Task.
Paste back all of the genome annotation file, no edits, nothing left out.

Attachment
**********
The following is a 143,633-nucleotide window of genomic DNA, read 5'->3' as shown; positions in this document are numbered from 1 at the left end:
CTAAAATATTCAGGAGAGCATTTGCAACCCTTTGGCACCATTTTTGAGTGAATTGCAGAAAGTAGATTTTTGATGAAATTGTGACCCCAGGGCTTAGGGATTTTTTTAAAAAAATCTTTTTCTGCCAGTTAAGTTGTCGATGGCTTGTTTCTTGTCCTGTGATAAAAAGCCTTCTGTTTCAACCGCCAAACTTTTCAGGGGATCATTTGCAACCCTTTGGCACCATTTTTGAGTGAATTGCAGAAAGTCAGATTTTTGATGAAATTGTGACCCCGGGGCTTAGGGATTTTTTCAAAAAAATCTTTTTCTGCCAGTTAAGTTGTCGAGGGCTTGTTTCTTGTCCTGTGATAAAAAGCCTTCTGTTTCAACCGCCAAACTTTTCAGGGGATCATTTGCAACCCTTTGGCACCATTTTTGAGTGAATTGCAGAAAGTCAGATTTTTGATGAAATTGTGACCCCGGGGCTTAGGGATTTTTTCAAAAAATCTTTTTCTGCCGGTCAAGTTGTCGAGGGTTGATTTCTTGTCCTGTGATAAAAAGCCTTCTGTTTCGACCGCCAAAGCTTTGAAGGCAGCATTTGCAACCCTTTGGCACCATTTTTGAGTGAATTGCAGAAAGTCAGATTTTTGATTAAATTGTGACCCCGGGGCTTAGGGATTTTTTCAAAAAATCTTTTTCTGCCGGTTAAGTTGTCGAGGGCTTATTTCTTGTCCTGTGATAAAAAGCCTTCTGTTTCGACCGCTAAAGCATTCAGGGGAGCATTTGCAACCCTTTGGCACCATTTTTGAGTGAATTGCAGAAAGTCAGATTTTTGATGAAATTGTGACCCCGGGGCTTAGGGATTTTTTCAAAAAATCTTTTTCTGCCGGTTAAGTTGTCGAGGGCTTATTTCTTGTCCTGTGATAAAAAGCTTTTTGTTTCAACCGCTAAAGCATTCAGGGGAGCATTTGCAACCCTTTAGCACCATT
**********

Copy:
The following is a 143,633-nucleotide window of genomic DNA, read 5'->3' as shown; positions in this document are numbered from 1 at the left end:
CTAAAATATTCAGGAGAGCATTTGCAACCCTTTGGCACCATTTTTGAGTGAATTGCAGAAAGTAGATTTTTGATGAAATTGTGACCCCAGGGCTTAGGGATTTTTTTAAAAAAATCTTTTTCTGCCAGTTAAGTTGTCGATGGCTTGTTTCTTGTCCTGTGATAAAAAGCCTTCTGTTTCAACCGCCAAACTTTTCAGGGGATCATTTGCAACCCTTTGGCACCATTTTTGAGTGAATTGCAGAAAGTCAGATTTTTGATGAAATTGTGACCCCGGGGCTTAGGGATTTTTTCAAAAAAATCTTTTTCTGCCAGTTAAGTTGTCGAGGGCTTGTTTCTTGTCCTGTGATAAAAAGCCTTCTGTTTCAACCGCCAAACTTTTCAGGGGATCATTTGCAACCCTTTGGCACCATTTTTGAGTGAATTGCAGAAAGTCAGATTTTTGATGAAATTGTGACCCCGGGGCTTAGGGATTTTTTCAAAAAATCTTTTTCTGCCGGTCAAGTTGTCGAGGGTTGATTTCTTGTCCTGTGATAAAAAGCCTTCTGTTTCGACCGCCAAAGCTTTGAAGGCAGCATTTGCAACCCTTTGGCACCATTTTTGAGTGAATTGCAGAAAGTCAGATTTTTGATTAAATTGTGACCCCGGGGCTTAGGGATTTTTTCAAAAAATCTTTTTCTGCCGGTTAAGTTGTCGAGGGCTTATTTCTTGTCCTGTGATAAAAAGCCTTCTGTTTCGACCGCTAAAGCATTCAGGGGAGCATTTGCAACCCTTTGGCACCATTTTTGAGTGAATTGCAGAAAGTCAGATTTTTGATGAAATTGTGACCCCGGGGCTTAGGGATTTTTTCAAAAAATCTTTTTCTGCCGGTTAAGTTGTCGAGGGCTTATTTCTTGTCCTGTGATAAAAAGCTTTTTGTTTCAACCGCTAAAGCATTCAGGGGAGCATTTGCAACCCTTTAGCACCATT